Bring your own fan. You can find a reasonably priced battery-operated or electric portable fan. Women can invest in folding hand-held fans, which are also elegant accessories.
Stand under a mister. You can find misters at Lake Olmstead Stadium for Augusta GreenJackets games and downtown on Saturdays at Saturday Market on the River, at Eighth and Reynolds streets.
Use a parasol or umbrella. For convenience, buy a pocket umbrella to protect yourself from the sun's rays.
Drink ice water or other iced beverages. Cool down with essential summer drinks. Make sure you have plenty of ice cubes. Avoid alcoholic beverages, though.
Eat ice cream. Summer is the time to indulge in your favorite ice cream, frozen yogurt or frozen fruit concoction.
Play in the water. Run through the sprinklers at home or find a splash park or fountain to keep cool.
Go ice skating. Strap on a pair of skates and play on the ice. You'll probably even have to wear warm clothing.
Hang out in air-conditioned places. Save some money on your power bill and cool down at your favorite retailer, bookstore, theater or coffee shop.
Sit in the shade. Lounge on your porch or pull a chair under a tree and let the leaves shade you from the sun.
Less is more. Summer is the time for dressing less with shorts, tank tops and sundresses.
Q: Does eating fiery foods cool you off?
A: "I think the thought process behind it is that when you eat spicy foods, it causes you to sweat," said Nicole Moore, the outpatient adult dietitian at Medical College of Georgia Hospital. "It's actually the sweating that cools you off. The perspiration evaporates and that causes you to cool down."
She is not sure, however, whether that has been scientifically proved or works for everyone.
Q: What's the best way to cool off fast?
A: When you're overheated, the best thing to do is take a cool shower.
That cools down your body temperature as quickly as possible, said Dr. Brandy Turner, a family nurse practitioner and the director of the nurse practitioner program at the Medical College of Georgia's School of Nursing.
Q: How do roofers stay cool?
A: Bob Stevens, the owner of Southern Roofing and Insulation Co., said that his company provides plenty of ice for roofers to put into their coolers to chill their drinks. They have access to cold water all day.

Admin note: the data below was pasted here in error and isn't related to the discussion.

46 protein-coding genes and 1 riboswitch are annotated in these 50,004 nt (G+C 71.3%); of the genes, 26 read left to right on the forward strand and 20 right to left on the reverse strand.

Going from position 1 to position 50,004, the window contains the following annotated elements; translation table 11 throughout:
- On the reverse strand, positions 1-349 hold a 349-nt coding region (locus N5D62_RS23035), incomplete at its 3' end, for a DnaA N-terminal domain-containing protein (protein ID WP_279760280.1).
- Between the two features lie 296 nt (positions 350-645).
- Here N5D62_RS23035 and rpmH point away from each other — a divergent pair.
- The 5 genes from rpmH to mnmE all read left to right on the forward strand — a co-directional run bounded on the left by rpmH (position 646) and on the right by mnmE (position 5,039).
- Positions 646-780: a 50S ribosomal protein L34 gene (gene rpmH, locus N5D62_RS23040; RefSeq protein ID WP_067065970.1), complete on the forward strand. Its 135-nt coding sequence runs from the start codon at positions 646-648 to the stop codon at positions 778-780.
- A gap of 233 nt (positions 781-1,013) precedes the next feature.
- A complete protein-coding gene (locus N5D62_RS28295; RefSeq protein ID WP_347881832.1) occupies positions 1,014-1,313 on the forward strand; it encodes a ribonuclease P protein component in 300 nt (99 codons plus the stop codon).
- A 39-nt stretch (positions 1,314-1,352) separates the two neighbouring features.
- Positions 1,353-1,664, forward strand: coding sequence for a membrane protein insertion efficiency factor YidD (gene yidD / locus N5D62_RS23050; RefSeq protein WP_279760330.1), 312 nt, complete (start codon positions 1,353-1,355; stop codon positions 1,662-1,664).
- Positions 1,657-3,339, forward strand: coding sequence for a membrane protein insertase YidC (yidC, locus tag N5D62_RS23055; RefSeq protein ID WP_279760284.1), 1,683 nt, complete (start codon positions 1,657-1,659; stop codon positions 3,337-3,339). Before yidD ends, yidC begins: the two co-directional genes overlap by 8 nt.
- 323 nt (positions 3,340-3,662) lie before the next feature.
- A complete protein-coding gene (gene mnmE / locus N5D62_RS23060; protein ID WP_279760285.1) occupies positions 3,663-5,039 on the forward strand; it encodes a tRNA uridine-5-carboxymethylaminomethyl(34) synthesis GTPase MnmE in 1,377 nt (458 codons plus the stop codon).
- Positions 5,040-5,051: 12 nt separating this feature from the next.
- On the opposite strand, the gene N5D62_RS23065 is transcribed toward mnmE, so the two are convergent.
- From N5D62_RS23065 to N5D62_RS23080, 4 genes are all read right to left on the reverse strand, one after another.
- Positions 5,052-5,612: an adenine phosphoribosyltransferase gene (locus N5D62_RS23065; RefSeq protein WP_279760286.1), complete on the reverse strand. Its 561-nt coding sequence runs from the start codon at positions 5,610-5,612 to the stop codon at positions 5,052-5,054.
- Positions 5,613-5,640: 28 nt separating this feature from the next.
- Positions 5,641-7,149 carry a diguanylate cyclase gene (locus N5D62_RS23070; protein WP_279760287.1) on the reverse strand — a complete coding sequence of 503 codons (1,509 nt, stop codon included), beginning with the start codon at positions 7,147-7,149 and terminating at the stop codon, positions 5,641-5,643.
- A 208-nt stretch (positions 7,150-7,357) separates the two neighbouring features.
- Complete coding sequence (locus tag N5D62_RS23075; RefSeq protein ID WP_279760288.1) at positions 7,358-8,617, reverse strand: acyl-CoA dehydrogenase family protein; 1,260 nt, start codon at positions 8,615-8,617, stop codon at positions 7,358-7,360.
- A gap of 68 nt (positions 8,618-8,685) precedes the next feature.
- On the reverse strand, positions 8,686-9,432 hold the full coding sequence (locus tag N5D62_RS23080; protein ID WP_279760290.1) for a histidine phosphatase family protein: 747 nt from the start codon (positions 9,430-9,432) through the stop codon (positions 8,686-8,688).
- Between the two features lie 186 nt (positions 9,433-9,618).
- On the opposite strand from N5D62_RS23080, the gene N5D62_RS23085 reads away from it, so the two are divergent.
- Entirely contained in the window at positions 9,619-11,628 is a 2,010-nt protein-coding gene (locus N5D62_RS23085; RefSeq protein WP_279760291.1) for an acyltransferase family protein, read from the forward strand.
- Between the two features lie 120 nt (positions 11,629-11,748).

His roofers start working at 7 or 7:30 a.m. to avoid some of the sun's rays. When the temperatures were in the 100s, his crews worked only six or seven hours a day.
Stevens urges his roofers to take breaks throughout the day and to stand in the shade whenever possible. Even the most experienced roofer can get overheated.
"That's just one of the things that comes along with the type of business this is," Stevens said. "When you get dizzy or feel faint, you just have to get out of the heat.
"It happens to everybody. It's just one of those things that you have to be aware of."
Q: How do you stay cool in a swamp?
A: "That's easy. All you've got to do is get in the water. That's what I always did," said naturalist and folkways expert Dick Flood, who goes by the name of Okefenokee Joe.
If the water was shallow, he would lie down to cover his entire body, sometimes with all of his clothes on. He made sure to remove his wallet and car keys, though.
He shaded himself under trees and had an air conditioner in the cabin where he lived near the swamp. He survived the steamy swamp heat by placing a cool rag onto his head or neck.
Okefenokee Joe, who now lives in North Augusta, has played country music around the world and found a deeper calling in the Okefenokee Swamp. He speaks to children in schools about nature and writes songs about conserving the environment.